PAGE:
Occasionally, a filament will become so hot that the glass tube melts and the lamp implodes, producing anything from cracked glass and melted plastic to a shower of droplets of molten glass and hot glass splinters. A fire may be ignited. Such failures were almost unknown with T12 or T8 lamps because the large diameter of the tube provided clearance between the filament and the tube wall. T2, T4, and T5 lamps have such little clearance that additional heating of the filaments from operating in diode mode can readily cause an implosion.
Diode mode of operation can often damage a ballast because of the asymmetrical current drawn from the ballast and because of the high voltages the ballast is called upon to produce. It is known in the art to detect diode mode for the purpose of protecting the ballast, e.g. U.S. Pat. No. 5,394,062 (Minarczyk). The ballast described in the Minarczyk patent only detects excess voltage across the lamp, i.e. the ballast detects voltage magnitude and not direction, while it is necessary to detect and react to excessive AC voltage across a lamp, the sensitivity of the small diameter lamps is so great that it is also desired to detect voltage asymmetry of no more than 20 volts DC in a lamp that is operating at 120 volts AC. By detecting diode mode, a ballast can be shut down well before overheating of the filaments can occur.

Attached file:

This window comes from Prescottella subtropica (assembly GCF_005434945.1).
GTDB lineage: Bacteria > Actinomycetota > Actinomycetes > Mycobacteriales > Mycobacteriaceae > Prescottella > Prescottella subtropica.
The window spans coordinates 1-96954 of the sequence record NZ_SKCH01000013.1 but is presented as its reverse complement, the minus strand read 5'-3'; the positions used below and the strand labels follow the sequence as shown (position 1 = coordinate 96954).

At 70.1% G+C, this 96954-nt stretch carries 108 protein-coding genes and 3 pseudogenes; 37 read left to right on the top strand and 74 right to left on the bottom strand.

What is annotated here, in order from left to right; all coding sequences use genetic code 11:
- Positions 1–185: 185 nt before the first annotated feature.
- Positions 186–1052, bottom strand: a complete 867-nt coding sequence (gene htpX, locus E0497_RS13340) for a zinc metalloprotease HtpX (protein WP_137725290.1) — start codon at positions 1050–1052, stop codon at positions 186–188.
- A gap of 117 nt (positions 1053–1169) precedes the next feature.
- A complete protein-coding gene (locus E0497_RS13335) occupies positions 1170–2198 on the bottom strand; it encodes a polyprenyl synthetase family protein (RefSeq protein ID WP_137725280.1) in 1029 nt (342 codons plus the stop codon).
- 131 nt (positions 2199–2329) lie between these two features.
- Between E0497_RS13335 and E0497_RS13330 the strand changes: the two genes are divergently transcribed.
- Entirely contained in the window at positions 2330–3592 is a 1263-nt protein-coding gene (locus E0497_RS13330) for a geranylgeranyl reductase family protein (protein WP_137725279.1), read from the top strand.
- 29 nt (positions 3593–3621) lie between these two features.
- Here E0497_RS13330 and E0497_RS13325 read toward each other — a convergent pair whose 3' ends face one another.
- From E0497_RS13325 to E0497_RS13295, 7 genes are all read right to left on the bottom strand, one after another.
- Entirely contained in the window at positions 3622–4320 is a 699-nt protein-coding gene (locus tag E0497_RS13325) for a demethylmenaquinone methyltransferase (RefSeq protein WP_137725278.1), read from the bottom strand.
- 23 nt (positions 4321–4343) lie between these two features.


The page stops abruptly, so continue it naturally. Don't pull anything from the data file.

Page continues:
There are several technical problems with incorporating lamp protection circuitry into an electronic ballast. One problem is that large voltages, often with momentary asymmetry, are applied to a lamp in order to initiate conduction through the lamp. For example, it may be necessary to apply 300 volts rms to ignite a 120 volt fluorescent lamp and yet it is desired to detect that the same lamp is operating at 220 volts rms. It is desirable that a ballast react to an excessive, steady state, AC voltage by shutting off and not react to an even larger, asymmetrical, transient voltage for starting the lamp.
A second problem is that the operating voltage of fluorescent lamps increases with age and that operation in diode mode is far more destructive than operating at slightly higher but symmetrical AC voltage. As used herein, "DC sensitivity" refers to operation in diode mode and "AC sensitivity" refers to operation with a symmetrical AC voltage across the lamp. Thus, the need is for a lamp protection circuit that does not shut off the lamp during starting and which has much higher DC sensitivity than AC sensitivity. It is desired for the protection circuitry to trigger at a DC offset of no more than 10 volts and at an AC voltage exceeding normal operating voltage by 100 volts.